geek girls don’t cry

don’t tell me i’ve got to be bummed about my breasts

I am all apologies. I had no idea my web page looked like shit if you were looking at it through Microsoft Internet Explorer. Damn. Damn. Damn. For those of you who never got to read “I Lived With John Travolta” it is now in a more readable, agreeable form. Same with the splash page. I just figured if it looked right on this piece of crap OS/2 box I have at my work desk it should look pretty decent anywhere. Ai ya.

I saw The Slums of Beverly Hills last night. Hmm… it was okay, but if you’ve seen Mary Jane’s Not a Virgin Anymore by Sarah Jacobsen, you’ve seen a better version of this film. It was okay in that “quirky teen” kind of coming-of-age film, but I really wanted it to be funnier, and I really wanted the body doubles to get, like, third billing in this film, since we were seeing headless boobies for a good 1/38th of the film.

Yes, that is an exact fraction based off the time spent in the film directly proportional to the time spent looking at boobies in the film, thank you very much.

I’m a little angry about the film, and I’ll tell you why. It’s not just this film, it’s every film that has an awkward girl as it’s heroine…

Sarah Jacobsen’s film is about this girl and what happens to her. You watch her get a job, and interact with friends and boys and find out about sex and masturbation. In films like “Slums” and “Welcome to the Dollhouse” the teen becomes a bit of a hero, and the rest of the family are made to look like dorks. We are looking through the biased eyes of the fifteen year old, and we don’t see the family as a whole. We are watching the girl who’s thinking, “If only my family would all die and then I could be famous.”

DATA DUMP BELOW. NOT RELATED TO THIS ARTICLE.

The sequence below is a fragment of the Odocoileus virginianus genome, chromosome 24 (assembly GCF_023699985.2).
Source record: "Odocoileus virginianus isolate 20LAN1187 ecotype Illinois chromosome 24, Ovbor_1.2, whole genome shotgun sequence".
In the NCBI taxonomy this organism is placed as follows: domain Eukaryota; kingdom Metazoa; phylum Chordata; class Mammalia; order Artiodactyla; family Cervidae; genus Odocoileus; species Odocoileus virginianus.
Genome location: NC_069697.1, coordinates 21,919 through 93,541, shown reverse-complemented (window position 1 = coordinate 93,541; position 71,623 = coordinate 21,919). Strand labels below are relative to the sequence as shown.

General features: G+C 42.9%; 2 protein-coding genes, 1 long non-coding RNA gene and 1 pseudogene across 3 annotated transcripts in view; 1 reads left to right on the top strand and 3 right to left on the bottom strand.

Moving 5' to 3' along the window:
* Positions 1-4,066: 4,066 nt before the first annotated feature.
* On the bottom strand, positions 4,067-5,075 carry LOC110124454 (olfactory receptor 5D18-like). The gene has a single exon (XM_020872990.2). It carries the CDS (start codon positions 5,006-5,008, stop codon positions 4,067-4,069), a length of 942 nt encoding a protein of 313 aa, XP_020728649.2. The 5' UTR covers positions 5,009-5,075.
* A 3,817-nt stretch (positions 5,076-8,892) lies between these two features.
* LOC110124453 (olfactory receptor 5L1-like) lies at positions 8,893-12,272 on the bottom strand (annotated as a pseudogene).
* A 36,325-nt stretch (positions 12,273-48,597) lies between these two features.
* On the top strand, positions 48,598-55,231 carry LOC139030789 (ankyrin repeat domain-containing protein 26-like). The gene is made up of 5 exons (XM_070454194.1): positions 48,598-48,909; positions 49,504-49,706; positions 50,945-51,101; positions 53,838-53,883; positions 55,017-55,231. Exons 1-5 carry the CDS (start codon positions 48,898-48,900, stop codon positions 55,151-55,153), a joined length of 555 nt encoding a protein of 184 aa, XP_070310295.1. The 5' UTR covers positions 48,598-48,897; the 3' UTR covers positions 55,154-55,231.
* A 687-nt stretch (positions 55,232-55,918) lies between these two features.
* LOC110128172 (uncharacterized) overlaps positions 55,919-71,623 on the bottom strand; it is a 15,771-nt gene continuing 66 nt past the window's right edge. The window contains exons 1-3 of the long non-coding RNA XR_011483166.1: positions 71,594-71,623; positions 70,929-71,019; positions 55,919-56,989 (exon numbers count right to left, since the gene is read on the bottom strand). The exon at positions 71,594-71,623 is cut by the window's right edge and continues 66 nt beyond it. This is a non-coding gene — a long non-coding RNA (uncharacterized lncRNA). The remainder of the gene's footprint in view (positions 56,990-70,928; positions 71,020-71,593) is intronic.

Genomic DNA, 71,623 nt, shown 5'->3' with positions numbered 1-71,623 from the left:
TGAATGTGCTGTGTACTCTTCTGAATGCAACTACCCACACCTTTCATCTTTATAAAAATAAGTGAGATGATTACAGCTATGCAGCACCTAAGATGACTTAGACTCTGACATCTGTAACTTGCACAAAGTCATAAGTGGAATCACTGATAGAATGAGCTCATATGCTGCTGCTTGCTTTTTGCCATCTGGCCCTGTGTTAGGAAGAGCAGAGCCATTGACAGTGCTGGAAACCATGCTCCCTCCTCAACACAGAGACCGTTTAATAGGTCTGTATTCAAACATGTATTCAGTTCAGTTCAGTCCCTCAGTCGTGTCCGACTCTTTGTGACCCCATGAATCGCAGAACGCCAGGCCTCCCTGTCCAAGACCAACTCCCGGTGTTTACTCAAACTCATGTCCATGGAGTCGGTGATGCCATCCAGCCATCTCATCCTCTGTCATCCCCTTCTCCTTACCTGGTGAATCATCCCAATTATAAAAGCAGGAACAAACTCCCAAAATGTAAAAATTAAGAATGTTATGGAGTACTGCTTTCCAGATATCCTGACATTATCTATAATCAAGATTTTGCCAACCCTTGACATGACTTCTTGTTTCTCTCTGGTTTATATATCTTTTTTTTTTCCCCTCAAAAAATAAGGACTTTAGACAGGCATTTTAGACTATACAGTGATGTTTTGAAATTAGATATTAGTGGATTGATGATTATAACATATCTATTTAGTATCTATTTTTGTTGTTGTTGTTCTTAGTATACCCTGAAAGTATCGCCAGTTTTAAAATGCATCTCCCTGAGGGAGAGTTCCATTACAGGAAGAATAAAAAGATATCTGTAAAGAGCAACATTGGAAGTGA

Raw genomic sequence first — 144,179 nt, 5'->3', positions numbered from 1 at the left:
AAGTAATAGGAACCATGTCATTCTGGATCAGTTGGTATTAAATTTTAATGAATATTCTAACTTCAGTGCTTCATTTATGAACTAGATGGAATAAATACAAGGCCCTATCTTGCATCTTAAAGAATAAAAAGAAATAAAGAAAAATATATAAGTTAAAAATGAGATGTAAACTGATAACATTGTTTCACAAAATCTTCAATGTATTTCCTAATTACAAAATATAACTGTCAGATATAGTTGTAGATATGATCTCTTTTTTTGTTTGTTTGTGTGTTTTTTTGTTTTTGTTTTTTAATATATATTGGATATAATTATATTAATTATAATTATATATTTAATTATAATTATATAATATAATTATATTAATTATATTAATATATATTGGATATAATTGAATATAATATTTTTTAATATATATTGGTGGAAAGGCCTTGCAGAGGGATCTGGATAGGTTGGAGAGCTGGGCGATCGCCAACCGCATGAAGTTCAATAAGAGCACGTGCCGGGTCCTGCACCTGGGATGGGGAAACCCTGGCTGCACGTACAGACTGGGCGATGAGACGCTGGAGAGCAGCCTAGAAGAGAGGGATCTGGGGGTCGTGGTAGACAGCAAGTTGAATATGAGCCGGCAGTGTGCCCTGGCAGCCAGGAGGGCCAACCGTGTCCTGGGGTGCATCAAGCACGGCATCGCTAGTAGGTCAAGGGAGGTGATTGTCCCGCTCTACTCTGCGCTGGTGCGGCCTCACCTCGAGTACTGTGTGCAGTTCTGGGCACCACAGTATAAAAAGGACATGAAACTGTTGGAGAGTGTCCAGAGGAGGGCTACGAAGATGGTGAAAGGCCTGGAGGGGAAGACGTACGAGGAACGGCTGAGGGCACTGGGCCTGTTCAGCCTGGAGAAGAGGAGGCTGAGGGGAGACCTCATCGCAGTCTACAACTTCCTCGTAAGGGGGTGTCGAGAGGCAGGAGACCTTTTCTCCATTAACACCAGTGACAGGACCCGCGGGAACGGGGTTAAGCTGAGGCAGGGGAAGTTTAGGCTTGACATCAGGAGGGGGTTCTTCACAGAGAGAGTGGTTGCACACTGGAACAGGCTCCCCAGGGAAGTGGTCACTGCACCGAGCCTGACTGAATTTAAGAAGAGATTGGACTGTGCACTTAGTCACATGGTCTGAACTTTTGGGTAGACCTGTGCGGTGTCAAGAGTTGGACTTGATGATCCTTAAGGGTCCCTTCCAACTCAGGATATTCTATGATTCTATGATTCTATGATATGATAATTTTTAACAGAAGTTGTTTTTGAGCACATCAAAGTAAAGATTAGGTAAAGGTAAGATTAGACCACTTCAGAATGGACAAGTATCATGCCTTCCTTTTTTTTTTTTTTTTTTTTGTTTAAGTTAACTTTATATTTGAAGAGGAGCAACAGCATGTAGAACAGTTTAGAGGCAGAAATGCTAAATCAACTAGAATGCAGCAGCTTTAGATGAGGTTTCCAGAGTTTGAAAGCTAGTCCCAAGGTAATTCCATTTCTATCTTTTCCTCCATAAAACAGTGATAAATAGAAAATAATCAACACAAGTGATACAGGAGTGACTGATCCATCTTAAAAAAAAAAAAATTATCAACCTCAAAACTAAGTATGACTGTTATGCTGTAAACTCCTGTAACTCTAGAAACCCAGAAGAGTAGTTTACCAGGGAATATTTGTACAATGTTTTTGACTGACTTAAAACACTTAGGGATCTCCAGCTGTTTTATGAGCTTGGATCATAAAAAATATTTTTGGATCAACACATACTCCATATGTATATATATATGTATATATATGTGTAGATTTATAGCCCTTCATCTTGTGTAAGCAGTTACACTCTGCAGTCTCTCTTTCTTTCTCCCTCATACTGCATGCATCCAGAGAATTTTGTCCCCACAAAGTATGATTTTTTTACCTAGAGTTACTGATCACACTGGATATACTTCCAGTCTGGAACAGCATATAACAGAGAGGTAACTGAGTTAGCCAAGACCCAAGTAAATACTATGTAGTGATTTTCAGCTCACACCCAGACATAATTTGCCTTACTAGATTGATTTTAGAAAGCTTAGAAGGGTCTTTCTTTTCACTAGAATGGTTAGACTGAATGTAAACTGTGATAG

I think these films sometimes make the confused puberty-ridden teen a lot more heroic than she ever could be. These films tell you if you’re awkward, you’d better be extraordinary or we don’t really care about you.

I moved around a lot growing up, and I was awkward virgin girl in school and I had a weird family and I was lonely and I didn’t know how to give myself an orgasm, but it didn’t make me like everyone else. It didn’t make me stronger than the average girl and able to handle any crisis that came my way. I would go into a crying shrieking fit if the President interrupted the “Facts of Life” to give a speech. These girls are so stoic that they handle situations with more dignity and respect than their parents.

The Geek Girl in today’s indie film has to be so unattractive that you find them interesting to look at. She’s got to be so awkward that she makes you feel good about your adolescence. She has to hate her body and she has to be teased by every member of her family. She has to hate the thought of one day being a woman. And this last point of mine is my biggest beef: She has to be molested or potentially molested or watch someone be molested by a family member or close family friend. Why is there always a molestation scene in the middle of a dysfunctional-family-teen-girl-comedy? Why? I’m tired of watching a film and before we even get into the plot I’m trying to decide which creepy uncle is going to feel up our heroine’s tits? I’ve been programmed to dislike the heroine’s family. And that’s the part that really gets me… we’re supposed to see her grow up and get stronger and learn about herself and then she always gets into this rape-type-scene and that’s when we see her back down, run away, have a breakdown. That’s where the Geek Girl is no longer a winner. She cannot triumph over sexual abuse.

It’s like they took the best parts of our Judy Blume books when we were kids and added just enough sex jokes that it’s now a taboo film when basically these films are about getting your tits and liking boys and trying to decide when you will go “all-the-way.” If that’s what it is, that’s what it is, and put a funky March Violets song in the back and call it “Sixteen Candles” and be done with it. But if I’m supposed to feel like how I did when I was fourteen and this boy on the bus was trying to put his hand up my panties and I was so scared I sat still and cried— then why make me re-live it film after film after film if you don’t have anything new to say, but you need to get the sex abuse element in your teen comedy/drama. Give the Geek Girl some power once in a while. If she can stand up to the whole school, she can stand up to Uncle Ed who likes to play horsey.